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Che Awerside Press, Cambridge


ALFRED TENNYSON was the third of twelve children of the Rev. George Clayton Tennyson, LL.D., rector of the village of Somersby, in Lincolnshire, and was born on August 6, 1809. So apart from the world was Somersby that even the news of Waterloo did not reach it for some time after the great victory was won. The low fen country of England in which the village lies has indeed such a quiet beauty of its own that it seems the very home of peace. Such surroundings were as well adapted as any could have been for the development of a nature like Tennyson's. Thackeray's daughter, Mrs. Ritchie, has given the most suggestive glimpses of the poet's childhood. She tells of him as a sturdy boy of five, opening his arms to the wind, letting himself be blown along by it, and as he went, making his first line of poetry, “I hear a voice that's speaking in the wind.”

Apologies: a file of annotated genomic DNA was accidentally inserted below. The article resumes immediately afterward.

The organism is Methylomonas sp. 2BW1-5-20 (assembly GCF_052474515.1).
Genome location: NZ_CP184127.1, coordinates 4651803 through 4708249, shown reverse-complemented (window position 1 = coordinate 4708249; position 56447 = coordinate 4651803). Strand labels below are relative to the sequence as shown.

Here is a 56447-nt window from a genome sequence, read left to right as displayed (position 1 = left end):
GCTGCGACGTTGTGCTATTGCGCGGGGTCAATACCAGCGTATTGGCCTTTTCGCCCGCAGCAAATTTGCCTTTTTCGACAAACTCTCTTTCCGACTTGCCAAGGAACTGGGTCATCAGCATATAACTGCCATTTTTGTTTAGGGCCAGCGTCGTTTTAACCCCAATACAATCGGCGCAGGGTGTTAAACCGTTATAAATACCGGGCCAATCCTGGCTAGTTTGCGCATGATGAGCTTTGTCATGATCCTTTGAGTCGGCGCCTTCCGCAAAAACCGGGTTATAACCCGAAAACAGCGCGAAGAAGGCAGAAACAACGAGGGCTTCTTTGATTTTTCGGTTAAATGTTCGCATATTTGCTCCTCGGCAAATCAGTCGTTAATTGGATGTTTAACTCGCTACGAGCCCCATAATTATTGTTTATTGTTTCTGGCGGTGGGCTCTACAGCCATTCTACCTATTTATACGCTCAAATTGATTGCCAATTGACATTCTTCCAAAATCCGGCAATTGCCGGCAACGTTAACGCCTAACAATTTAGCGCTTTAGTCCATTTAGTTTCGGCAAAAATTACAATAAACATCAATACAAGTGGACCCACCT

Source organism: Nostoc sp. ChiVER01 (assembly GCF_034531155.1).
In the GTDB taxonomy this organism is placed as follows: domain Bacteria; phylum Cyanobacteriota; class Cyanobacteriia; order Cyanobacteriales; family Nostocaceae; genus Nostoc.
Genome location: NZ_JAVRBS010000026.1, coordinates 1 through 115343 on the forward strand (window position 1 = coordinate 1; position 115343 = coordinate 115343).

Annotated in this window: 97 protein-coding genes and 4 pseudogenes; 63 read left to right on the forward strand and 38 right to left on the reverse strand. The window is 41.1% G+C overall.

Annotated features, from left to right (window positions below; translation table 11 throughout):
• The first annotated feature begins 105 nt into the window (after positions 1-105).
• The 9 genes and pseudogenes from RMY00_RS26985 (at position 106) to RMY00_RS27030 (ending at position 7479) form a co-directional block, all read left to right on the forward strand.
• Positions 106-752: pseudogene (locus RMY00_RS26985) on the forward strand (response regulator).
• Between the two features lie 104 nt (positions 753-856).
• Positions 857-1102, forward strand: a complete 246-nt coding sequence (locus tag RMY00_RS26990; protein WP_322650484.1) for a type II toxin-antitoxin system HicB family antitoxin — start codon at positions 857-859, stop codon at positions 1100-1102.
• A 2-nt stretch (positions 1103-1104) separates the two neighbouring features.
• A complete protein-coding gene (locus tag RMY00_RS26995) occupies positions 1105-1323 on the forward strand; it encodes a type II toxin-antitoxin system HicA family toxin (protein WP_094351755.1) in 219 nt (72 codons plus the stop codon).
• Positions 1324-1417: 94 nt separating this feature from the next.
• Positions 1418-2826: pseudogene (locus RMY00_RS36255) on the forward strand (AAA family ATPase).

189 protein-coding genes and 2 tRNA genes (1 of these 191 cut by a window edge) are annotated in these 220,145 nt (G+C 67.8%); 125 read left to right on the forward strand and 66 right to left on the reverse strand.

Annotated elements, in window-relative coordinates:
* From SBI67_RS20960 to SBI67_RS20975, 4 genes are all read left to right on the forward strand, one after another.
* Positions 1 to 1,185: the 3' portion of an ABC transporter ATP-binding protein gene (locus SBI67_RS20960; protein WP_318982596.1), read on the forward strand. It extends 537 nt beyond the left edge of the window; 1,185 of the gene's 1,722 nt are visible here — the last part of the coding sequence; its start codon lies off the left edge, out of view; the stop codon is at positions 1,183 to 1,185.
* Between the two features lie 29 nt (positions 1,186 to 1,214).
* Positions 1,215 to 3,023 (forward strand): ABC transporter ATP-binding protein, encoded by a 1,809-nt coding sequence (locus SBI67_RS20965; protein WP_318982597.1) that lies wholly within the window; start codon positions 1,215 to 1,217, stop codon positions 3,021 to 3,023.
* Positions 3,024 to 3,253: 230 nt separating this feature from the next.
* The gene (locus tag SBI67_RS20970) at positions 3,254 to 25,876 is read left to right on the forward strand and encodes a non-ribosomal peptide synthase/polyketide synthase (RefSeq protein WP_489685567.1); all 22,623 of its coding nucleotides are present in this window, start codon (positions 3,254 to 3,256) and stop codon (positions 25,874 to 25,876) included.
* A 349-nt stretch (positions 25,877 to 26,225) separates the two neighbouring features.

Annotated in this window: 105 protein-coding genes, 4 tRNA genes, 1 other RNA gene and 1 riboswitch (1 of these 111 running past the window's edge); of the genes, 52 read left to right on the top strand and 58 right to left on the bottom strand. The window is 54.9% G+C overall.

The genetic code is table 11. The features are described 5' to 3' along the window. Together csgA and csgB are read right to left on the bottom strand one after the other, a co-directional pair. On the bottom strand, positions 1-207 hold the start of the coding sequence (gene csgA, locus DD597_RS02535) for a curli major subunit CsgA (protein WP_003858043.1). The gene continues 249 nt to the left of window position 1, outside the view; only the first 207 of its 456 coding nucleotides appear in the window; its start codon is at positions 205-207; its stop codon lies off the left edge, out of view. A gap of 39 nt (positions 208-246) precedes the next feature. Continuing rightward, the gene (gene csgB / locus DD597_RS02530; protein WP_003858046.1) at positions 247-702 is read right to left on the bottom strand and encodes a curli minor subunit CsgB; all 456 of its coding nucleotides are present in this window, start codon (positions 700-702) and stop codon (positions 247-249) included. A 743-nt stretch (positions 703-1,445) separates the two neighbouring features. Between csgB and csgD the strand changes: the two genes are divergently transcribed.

Another story of Mrs. Ritchie's must be told, as showing how a family of young people who nearly all were to do something one day in poetry entertained themselves : “ These handsome children had, beyond most children, that wondrous toy at their command which some people call imagination. The boys played great games like Arthur's knights; they were champions and warriors defending a stone heap, or again they would set up opposing camps with a king in the midst of each. . . . When dinner-time came, and they all sat round the table, each in turn put a chapter of

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